Felix Mollen
Jul 9, 2019

After over a decade of peaceful co-existence, the two most significant technology innovations to hit the market this century are finally joining forces. The merging of cryptocurrency and social media has been a long time coming. It may well be worth the wait, as it is powered by Facebook, the largest social media entity in existence.

Facebook, famously founded in 2004 by a college-age Mark Zuckerberg and his Harvard roommates, is launching a cryptocurrency token. It is to be called Libra.

Despite the age advantage of only five years, social media, driven by Facebook, has reached countless more people than cryptocurrency. While both enjoyed a rapid rise to fame, cryptocurrency’s user base cannot hold a candle to Facebook.

Precursors to the news

For over a year now, rumors of a Facebook venture into cryptocurrency have been swirling around. These rumors were confirmed with Facebook’s February 2019 acquisition of blockchain startup Chainspace, along with its developer team.

Chainspace is a smart contract platform designed to provide decentralized, scalable, open source code, and building platforms. This type of buyout, known as an “acqui-hire,” is shared amongst the tech world. The exciting part of this particular venture is the fact that Facebook is finally venturing into the blockchain space.

The goal of Libra

There is one obvious, glaring benefit offered by Libra. That is the nearly unlimited audience potential an endeavor like Libra offers when backed by Facebook and its 2.38 billion users.

Since its inception in 2009, cryptocurrency has made sweeping promises to change the world. For the first time in history, a cryptocurrency platform offers that potential. It does so with the power Facebook has to offer.

As generations, raised with technology like the internet, smartphones, and social media trickle into adulthood, the potential of digital currency continues to grow. But it needed a foundation and a strong backing.

In its white paper, Libra promises to financially empower the world, stating, “The mission for Libra is a simple global currency and financial infrastructure that empowers billions of people.”

Bitcoin VS. Libra

The blockchain community isn’t impressed

First of all, Libra is a stablecoin. It is not trustless. It is being built on a permissioned blockchain, without the typical freedom and transparency of a blockchain. Its investment token will only be available to a select few corporate partners. More on how Libra differs from Bitcoin can be read here.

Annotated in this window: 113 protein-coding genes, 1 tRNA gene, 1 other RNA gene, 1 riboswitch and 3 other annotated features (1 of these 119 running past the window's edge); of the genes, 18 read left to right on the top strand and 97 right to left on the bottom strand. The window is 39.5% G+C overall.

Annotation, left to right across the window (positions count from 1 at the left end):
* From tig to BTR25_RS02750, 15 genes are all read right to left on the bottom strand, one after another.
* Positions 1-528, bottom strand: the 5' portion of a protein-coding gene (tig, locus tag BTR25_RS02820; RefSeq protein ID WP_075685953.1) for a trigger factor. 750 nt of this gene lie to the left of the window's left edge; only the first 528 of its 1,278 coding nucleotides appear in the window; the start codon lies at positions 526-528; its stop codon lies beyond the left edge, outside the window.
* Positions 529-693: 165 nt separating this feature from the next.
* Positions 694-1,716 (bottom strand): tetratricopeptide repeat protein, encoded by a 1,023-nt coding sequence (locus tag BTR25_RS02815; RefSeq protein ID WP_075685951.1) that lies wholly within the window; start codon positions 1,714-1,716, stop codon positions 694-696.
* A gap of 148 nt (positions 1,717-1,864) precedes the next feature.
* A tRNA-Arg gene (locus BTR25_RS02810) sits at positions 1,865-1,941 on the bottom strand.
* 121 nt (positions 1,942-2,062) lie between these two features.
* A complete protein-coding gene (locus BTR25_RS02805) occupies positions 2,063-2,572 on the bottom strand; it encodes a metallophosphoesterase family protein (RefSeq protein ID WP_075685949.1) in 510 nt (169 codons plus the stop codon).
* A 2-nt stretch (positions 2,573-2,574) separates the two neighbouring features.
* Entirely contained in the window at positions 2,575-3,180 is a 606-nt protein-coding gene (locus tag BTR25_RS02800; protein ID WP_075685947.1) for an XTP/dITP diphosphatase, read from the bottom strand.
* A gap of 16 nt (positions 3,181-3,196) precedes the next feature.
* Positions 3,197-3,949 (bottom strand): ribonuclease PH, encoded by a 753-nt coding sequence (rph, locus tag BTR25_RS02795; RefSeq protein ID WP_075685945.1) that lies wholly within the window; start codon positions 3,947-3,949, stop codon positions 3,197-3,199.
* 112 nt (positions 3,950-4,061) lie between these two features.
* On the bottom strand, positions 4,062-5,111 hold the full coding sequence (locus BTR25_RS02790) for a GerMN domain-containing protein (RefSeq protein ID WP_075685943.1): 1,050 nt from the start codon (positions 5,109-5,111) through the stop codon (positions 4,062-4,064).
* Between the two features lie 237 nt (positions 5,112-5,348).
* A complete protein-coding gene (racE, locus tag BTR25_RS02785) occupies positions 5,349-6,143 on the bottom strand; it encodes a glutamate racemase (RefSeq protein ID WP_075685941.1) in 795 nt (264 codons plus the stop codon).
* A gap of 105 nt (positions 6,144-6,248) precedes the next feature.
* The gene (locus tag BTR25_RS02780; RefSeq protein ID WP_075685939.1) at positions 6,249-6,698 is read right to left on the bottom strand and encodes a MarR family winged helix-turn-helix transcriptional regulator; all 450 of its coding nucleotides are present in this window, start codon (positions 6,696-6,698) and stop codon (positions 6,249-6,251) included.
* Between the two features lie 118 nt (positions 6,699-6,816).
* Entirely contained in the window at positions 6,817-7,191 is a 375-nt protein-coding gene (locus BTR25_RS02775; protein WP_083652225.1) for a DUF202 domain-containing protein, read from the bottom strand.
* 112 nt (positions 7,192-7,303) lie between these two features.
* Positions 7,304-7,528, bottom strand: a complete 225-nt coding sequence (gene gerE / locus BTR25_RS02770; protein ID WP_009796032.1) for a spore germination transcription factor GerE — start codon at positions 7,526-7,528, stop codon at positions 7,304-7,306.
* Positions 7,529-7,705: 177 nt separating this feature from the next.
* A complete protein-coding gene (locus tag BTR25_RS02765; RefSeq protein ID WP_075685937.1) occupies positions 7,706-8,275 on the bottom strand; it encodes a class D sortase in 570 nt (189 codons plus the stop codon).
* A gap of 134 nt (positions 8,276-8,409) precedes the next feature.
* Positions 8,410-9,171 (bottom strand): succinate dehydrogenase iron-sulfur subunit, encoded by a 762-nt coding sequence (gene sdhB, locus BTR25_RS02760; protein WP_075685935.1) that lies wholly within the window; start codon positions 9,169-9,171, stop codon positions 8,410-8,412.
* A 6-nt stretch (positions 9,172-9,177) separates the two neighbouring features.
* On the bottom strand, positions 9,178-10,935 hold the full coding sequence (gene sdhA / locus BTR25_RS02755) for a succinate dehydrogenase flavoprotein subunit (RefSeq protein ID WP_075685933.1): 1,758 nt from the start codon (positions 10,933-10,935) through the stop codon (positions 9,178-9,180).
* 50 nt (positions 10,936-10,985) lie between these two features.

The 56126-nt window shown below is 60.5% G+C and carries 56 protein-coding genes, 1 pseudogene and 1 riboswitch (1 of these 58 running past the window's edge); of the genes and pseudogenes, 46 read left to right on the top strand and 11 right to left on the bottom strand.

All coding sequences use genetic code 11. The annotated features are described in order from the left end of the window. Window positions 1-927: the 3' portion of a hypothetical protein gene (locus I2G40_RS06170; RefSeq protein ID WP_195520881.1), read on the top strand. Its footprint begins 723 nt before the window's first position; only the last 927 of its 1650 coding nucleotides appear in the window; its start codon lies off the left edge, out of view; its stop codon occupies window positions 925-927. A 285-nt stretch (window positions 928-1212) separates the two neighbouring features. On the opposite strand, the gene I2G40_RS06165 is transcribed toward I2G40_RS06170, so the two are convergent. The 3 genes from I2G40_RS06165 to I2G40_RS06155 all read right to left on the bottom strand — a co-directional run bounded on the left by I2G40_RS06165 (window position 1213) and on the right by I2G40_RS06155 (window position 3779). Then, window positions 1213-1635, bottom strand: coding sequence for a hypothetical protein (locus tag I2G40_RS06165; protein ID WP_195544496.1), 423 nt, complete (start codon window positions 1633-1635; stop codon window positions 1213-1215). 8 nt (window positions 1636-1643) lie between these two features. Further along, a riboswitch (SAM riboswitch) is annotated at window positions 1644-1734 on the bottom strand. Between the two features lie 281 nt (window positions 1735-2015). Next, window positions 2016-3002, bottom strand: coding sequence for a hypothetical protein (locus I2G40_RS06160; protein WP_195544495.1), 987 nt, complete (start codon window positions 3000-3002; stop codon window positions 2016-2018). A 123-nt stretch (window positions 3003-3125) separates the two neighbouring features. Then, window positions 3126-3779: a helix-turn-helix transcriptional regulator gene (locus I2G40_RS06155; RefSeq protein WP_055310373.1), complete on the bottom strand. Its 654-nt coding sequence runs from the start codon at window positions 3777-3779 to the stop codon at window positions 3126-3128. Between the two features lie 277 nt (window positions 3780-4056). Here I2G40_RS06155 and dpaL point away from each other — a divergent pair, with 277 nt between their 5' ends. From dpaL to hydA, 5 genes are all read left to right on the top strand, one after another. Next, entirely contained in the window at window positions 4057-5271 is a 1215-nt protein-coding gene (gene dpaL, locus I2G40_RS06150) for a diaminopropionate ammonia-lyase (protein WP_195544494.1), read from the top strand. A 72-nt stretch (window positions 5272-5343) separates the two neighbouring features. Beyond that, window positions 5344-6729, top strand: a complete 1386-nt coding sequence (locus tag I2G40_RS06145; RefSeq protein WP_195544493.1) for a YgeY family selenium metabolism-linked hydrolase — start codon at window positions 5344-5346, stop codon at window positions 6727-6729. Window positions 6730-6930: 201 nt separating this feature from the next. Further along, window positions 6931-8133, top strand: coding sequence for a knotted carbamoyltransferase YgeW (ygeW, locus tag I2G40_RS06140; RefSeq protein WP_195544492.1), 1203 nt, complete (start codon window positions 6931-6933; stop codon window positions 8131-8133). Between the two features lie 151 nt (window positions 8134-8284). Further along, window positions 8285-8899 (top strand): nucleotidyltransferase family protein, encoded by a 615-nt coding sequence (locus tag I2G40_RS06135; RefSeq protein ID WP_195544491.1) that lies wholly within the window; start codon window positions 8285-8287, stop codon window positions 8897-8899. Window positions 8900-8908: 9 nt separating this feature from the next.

Facebook has promised to fix this over time. The company has verbally alluded to a five-year plan to move to a permissionless platform.

Existing cryptocurrency exchanges have already spoken out against the Libra coin, stating it will not be traded on their platform. Citing arguments that revolve around the issues stated above, the concerns of many blockchain entrepreneurs are not without merit.

According to Edward Mandel, CEO of the cryptocurrency exchange BQT, the token is unlikely to be traded on the BQT platform: Mandel shared this news in a Medium opinion piece, one in which he provided many thoughts on the timing and drive behind the Libra token. In addition to a cryptocurrency exchange, BQT is developing a comprehensive cryptocurrency university, offering courses for individuals and teams looking to expand their knowledge of digital currency and blockchain technology.

However, by the time Libra is released and in widespread use, the average Facebook user may not need or care to have anything beyond a stablecoin. The truth is, most people do not understand the inherent value of traditional cryptocurrency model, its potential worldwide benefits.

Others are eagerly anticipating Facebook’s release of Libra. In fact, top crypto exchange Coinbase co-signed the Libra white paper, along with Visa, Mastercard, Lyft, Spotify, and Ebay.

While no major banks signed on at launch, and Wall Street displayed a marked disinterest due to privacy concerns related to data usage, the potential of Libra is nearly unparalleled.

Beyond the clout of Facebook, Libra is backed by five venture capital funds, as well as seven retailers, including those listed above. Facebook has failed in the past. The vast majority of these failures have revolved around privacy breaches and blatant disregard for its once-trusting users. Cryptocurrency projects have failed in droves.

Yet, the combination of these two may be the golden ticket, not just for cryptocurrency, but for social media users who desperately need exactly what the Libra platform is promising: a transformed global currency and financial infrastructure.